Employer gender pay gaps are about to be published. Here’s what you need to know

From 27 February 2024, the Workplace Gender Equality Agency (WGEA) will begin publishing the gender pay gaps of private sector Australian employers with a workforce of 100 or more employees.

This change is part of new reforms to the Workplace Gender Equality Act 2012 which aim to accelerate workplace gender equality in Australia, in this case, by encouraging employers to deploy and drive workplace policies, practices and environments to assist in closing the gender pay gap.

It’s also a great opportunity to reflect on, improve and communicate your organisation’s gender equity journey.

Here, we unpack everything you need to know about the publication of gender pay gaps.

Access support resources

DCA's new resource page provides information on the upcoming changes to the WGEA requirements.

Why is this change necessary?

While gender equality in Australian workplaces has come a long way since reporting to WGEA began in 2013, progress has stalled over the past few years.

The gender pay gap currently sits at 21.7%, which means for every $1 on average a man makes in Australia, women earn 78c. Over a year, that difference adds up to $26,393.

Greater transparency of pay-gap data has been shown to contribute to closing the pay gap in individual employers and across industries. International examples show publishing employer gender pay gaps can push organisations to prioritise gender equality, including UK research indicating it motivated some employers to actively narrow the wage gap.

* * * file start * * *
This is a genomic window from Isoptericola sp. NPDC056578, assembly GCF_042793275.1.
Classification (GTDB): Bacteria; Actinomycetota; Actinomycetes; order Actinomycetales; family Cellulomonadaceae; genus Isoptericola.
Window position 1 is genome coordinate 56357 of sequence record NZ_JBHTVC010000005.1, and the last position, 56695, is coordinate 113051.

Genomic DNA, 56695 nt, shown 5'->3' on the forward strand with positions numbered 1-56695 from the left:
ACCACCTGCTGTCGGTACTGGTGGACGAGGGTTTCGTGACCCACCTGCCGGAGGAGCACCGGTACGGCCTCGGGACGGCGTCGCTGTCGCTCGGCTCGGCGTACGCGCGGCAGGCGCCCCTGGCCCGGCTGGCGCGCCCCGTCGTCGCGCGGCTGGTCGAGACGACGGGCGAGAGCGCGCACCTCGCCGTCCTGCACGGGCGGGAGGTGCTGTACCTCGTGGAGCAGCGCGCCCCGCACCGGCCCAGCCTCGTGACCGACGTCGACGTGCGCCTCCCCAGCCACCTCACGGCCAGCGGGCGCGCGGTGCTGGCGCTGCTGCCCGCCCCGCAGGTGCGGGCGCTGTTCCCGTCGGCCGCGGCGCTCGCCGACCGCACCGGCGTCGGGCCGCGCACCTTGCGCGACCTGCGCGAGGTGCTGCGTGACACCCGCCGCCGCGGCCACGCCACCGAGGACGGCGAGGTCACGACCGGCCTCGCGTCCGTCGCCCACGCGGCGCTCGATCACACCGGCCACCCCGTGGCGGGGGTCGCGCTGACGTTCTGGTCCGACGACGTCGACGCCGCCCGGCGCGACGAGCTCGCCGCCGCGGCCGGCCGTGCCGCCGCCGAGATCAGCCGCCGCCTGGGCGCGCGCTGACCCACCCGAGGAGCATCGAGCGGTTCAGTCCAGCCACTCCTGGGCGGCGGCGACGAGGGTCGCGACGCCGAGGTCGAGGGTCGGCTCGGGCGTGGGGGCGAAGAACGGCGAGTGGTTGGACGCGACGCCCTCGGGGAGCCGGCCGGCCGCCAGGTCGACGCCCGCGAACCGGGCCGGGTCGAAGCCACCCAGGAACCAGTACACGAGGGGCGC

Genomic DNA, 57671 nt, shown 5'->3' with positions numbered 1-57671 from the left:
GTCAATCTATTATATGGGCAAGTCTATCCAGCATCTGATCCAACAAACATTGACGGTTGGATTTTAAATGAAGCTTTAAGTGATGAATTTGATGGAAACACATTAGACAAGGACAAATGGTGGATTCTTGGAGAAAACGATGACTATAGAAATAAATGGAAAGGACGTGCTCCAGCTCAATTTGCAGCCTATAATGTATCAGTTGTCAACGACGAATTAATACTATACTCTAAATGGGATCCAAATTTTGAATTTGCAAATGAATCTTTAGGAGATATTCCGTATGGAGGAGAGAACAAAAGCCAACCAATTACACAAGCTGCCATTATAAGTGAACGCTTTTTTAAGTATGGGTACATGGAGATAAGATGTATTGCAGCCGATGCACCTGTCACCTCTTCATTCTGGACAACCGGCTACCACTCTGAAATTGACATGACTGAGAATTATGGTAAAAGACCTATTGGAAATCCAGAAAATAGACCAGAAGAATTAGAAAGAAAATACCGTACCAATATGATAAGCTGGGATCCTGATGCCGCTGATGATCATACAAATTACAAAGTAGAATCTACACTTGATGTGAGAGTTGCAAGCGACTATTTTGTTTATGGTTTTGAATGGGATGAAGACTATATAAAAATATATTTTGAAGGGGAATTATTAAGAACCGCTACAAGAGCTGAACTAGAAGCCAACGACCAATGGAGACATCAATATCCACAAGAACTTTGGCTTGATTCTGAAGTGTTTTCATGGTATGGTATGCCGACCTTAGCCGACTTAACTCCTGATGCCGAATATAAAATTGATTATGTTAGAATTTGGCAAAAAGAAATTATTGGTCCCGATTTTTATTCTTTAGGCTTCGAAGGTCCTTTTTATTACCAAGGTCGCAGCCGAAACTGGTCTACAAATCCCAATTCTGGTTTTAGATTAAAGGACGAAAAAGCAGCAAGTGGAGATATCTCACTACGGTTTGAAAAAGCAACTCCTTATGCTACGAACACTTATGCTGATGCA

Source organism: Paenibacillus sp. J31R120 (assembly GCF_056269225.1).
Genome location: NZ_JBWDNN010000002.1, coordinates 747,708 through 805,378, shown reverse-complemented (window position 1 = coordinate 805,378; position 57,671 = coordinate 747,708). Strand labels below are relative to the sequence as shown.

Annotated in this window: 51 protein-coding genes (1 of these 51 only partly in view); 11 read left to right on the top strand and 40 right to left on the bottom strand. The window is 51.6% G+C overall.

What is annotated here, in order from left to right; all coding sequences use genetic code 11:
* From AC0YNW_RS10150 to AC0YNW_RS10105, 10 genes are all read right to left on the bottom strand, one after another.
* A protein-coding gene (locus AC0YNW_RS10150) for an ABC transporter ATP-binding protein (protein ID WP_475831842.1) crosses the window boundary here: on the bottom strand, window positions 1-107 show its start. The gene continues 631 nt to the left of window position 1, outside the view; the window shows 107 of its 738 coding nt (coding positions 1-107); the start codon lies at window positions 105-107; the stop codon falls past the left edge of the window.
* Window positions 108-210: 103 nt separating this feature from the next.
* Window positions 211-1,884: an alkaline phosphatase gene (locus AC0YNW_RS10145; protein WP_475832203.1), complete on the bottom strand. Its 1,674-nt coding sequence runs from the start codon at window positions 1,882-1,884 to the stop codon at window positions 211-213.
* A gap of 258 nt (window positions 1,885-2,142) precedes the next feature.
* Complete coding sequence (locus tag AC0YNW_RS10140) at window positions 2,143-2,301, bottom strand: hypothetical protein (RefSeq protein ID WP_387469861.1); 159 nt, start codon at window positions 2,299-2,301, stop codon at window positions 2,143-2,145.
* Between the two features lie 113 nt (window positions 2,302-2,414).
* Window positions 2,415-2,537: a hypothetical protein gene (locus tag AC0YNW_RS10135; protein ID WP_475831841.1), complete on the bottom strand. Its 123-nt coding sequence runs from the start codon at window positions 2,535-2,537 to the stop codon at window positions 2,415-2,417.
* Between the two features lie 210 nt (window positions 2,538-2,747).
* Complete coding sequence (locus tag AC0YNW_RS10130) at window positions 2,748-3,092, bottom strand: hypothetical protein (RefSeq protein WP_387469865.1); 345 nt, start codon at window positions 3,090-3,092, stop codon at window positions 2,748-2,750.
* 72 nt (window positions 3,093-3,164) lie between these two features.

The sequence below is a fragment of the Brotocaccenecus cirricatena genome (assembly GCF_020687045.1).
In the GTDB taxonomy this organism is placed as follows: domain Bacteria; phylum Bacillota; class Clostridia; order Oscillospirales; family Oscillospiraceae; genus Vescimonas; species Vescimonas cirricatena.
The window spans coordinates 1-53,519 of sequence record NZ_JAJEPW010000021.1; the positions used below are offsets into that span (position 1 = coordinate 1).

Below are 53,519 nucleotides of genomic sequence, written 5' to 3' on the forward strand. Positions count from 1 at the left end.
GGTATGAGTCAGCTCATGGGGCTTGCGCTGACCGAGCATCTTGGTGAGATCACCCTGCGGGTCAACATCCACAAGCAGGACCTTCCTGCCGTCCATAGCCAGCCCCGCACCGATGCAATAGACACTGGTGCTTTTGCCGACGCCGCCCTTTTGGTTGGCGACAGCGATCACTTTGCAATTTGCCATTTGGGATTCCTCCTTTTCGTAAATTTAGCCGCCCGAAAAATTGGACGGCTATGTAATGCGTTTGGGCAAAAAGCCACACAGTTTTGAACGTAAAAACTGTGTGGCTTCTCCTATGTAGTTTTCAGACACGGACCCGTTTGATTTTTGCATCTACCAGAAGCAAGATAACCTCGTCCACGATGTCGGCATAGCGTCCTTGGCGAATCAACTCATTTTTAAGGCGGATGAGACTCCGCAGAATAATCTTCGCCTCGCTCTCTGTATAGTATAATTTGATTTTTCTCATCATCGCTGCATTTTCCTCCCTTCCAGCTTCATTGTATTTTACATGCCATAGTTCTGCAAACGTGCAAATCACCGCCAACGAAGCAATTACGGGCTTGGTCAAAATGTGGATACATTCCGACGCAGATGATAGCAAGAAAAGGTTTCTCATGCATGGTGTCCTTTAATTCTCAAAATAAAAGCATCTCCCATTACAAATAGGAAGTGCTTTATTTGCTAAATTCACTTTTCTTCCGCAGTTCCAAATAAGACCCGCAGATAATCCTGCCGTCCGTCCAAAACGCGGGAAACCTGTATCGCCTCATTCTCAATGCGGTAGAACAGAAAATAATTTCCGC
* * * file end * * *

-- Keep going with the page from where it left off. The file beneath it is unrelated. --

While the drivers of pay inequality are multiple and complex, these reforms will bring greater accountability and awareness to this issue and are a positive step toward fairer conditions across Australian workplaces.

What does this mean for employers?

The first release of gender pay gap data will be made public on 27 February 2024 and will cover the period from 1 April 2022 to 31 March 2023. This first release will include private-sector organisations only.

Employers won’t need to provide WGEA with any additional information to calculate their pay gaps as the published data will draw on existing reporting data supplied by employers in their Gender Equity Reporting.

However, each organisation will have the opportunity to provide a statement to give context for their result and outline their plans for action. To help prepare, employers will be informed of their organisational gender pay gap well in advance of it being made public.

The release of Commonwealth public sector organisation’s gender pay gaps will be published in late 2024 or early 2025. Data for Commonwealth public sector organisations will be based on 1 January 2023 – 31 December 2023 reporting.

What happens next?

The publication of employers’ gender pay gaps is just one part of a series of new reforms to the Workplace Gender Equality Act 2012.

For employers who are already required to report to WGEA (including both private and public sector organisations with 100 or more employees), the new reforms will involve changes to your organisation’s reporting requirements. From April, employers will be required to provide more detailed workforce data to help address gaps in the WGEA dataset and create a better understanding of gender inequality in Australia. The additional information will include employee age (year of birth), primary workplace location, and CEO, Head of Business and Casual Manager remuneration.

There are also expanded reporting requirements concerning prevention and response to sexual harassment, harassment on the grounds of sex, or discrimination in the workplace.

The new legislation also requires employers to provide their WGEA Executive Summary and Industry Benchmark Report to their Board.

For more information on the new reforms, read DCA’s guide to understanding changes to WGEA requirements.

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